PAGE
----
The journey from ownership to access.

Pete Beeney

Global Holding Company Lead, Spotify

Sometimes the world’s rate of change can obscure how quickly ideas that once seemed sacrilegious, seem to become the norm, almost overnight. One such concept, which has powered the growth of Spotify and other streaming platforms over the past decade, is the shift from consumers desiring access to media, rather than the ownership of it.

It was not all that long ago when I used to introduce Spotify to friends and family, and while everyone was impressed by the original product, it was not uncommon to hear the response ‘That’s really cool, but it will never replace my CD collection’ or ‘I have 1,000 songs on my iPod, why would I use this?’

Fast forward a few years, and many of those same people have now abandoned, sold or given away their entire physical music collections in exchange for the limitless choice, not to mention convenience, afforded them by the access model.

This door was arguably opened by Netflix, which proved that the consumer would opt for choice and convenience, over ownership, provided the price was right. Netflix, however, has to work with a limited catalog; yet, in music, the general depth of catalogue has made the attraction of access that much more potent.

When the entire history of music is available at your fingertips at all times, we start to see how all-encompassing this change can be, especially in its effect on a user’s consumption habits. For example, when we look into Spotify data as it relates to listening patterns, we find that over a three-year period between 2014 and 2017, the average number of artists listened to by a Spotify user increased 37%, from just under 30 to 41 artists per week. Over the same time period, Spotify listeners' weekly listening hours grew by 25%.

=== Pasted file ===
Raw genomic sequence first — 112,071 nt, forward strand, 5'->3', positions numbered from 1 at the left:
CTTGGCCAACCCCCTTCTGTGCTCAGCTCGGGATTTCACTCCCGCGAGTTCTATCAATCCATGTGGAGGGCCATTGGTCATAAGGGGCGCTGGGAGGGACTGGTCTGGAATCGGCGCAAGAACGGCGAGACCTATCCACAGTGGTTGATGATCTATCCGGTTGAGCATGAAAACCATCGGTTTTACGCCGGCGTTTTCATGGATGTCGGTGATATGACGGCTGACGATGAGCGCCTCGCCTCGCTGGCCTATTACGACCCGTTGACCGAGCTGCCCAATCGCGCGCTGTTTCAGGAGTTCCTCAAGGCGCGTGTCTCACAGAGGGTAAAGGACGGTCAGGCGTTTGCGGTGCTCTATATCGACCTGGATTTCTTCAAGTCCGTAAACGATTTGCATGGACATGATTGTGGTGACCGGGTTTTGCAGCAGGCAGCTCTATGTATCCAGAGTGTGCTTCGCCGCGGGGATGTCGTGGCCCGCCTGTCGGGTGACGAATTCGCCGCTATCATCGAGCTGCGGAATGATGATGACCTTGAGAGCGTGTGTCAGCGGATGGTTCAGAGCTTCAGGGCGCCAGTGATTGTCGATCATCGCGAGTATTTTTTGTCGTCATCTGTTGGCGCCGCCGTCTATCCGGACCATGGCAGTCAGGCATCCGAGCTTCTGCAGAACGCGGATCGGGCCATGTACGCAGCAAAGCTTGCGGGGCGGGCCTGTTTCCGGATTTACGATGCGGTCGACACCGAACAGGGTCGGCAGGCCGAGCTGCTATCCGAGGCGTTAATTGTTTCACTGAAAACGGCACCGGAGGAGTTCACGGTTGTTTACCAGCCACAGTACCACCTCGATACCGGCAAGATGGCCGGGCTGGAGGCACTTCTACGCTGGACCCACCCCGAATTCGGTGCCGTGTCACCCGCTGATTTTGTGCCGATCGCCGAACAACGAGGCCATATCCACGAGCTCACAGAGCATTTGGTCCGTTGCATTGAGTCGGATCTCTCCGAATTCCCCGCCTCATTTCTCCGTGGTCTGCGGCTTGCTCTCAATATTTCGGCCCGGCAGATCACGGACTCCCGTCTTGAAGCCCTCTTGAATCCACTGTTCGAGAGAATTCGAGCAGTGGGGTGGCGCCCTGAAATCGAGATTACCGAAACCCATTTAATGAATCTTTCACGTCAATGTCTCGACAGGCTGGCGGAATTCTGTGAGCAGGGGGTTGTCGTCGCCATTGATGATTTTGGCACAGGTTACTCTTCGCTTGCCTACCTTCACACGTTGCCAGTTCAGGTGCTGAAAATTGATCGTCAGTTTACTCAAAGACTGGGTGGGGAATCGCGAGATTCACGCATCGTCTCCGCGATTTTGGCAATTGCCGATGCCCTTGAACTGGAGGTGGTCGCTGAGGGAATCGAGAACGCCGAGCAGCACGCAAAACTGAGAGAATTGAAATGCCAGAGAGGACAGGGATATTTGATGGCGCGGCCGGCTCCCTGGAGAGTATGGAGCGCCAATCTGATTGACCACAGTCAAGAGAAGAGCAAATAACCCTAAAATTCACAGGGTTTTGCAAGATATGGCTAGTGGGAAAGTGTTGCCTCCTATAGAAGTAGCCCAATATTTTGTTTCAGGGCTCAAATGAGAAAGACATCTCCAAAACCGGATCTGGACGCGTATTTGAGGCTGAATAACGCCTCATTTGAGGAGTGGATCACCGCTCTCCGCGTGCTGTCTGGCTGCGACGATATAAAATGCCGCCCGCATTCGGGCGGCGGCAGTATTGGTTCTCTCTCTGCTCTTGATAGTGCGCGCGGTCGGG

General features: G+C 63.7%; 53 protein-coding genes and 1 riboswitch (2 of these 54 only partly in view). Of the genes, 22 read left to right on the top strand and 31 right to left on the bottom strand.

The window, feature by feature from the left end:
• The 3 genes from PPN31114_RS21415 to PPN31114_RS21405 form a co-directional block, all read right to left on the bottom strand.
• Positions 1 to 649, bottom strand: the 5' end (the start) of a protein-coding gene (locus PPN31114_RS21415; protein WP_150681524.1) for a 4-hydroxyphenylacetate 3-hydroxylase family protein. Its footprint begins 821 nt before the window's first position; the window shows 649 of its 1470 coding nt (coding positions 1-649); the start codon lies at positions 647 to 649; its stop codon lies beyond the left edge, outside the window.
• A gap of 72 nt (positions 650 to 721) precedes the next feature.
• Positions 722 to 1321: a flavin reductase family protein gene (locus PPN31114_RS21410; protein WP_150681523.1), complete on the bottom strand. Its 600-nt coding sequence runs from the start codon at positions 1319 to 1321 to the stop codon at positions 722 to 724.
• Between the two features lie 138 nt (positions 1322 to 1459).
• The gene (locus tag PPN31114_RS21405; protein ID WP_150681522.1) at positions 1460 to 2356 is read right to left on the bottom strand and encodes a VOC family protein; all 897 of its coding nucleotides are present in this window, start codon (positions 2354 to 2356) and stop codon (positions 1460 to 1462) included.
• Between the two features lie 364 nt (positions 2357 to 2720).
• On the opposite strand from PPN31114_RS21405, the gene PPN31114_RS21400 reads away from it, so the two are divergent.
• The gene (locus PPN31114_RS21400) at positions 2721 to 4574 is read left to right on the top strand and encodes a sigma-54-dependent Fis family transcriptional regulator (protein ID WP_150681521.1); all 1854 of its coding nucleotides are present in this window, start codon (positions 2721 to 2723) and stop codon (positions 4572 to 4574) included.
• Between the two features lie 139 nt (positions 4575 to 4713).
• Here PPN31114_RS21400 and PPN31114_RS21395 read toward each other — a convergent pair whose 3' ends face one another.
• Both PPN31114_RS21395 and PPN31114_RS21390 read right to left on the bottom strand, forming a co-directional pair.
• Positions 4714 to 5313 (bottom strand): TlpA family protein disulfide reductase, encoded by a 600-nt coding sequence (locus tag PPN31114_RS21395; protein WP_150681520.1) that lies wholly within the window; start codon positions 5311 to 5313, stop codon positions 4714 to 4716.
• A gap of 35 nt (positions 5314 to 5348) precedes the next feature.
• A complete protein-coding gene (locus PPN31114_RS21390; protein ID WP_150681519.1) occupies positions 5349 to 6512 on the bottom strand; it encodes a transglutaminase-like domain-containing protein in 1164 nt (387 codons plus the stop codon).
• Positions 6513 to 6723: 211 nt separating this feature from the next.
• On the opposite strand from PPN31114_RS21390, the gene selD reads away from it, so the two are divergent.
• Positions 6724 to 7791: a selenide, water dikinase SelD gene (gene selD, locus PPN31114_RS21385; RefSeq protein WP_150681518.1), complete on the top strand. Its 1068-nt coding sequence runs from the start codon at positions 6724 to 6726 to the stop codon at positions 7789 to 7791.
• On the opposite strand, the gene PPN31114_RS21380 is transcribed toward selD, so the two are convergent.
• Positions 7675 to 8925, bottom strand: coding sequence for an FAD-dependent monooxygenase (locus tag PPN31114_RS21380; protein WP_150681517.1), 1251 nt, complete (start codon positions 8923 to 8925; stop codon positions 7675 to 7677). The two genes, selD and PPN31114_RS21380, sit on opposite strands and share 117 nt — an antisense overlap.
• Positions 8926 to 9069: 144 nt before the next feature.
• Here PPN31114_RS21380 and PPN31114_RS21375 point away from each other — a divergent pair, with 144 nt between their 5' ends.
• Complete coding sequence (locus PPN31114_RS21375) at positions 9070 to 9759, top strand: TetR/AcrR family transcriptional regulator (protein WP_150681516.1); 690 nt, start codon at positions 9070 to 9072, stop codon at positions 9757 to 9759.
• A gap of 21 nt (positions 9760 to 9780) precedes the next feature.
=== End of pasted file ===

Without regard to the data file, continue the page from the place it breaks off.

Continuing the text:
What we can deduce from this is that—on the Spotify platform at least—access engenders an increased diversity of listening and more overall listening from its fans. This can only be a benefit to the music ecosystem as a whole, as the access model deepens its consumers' connection to music and provides a broader base of potential fans to artists.



Obviously, this is not confined just to entertainment, in fact, many of the next wave of fast-growth internet businesses have been entirely predicated on the consumer’s transition from valuing access over ownership. It underpins a whole new economy, with businesses scaling to provide a range of services, from mobility (Uber, Lyft), to hospitality (Airbnb) and even domestic chores (TaskRabbit).

This move away from ownership also exhibits a social dimension, in which ownership of big-ticket items ceases to act as the social currency it once did. Younger audiences are now placing a greater emphasis on shareable experiences over the collection of possessions as indicators of status. This is indicated by the increase of consumer spending on experiences and live events, which has shot up by 70% in the US since 1987.

What’s fascinating is the speed at which the consumer paradigm of ownership, a key feature of Western economies for the best part of a century, has declined. Today, many major car companies (Toyota, Ford and Volvo to name a few) are pivoting to provide access-based offerings as they experience a sharp decline in desire for ownership among younger audiences (down 17% in under 20 years in the UK). Much of this has been brought on by the advent of ride-sharing and ride-hailing services, almost all of which are less than a decade old.

While we may now take it for granted, if you told anyone 10 years ago that they would be more than happy not to own a home, a car, their music or their movies, they would have told you to seek psychiatric help. Stat.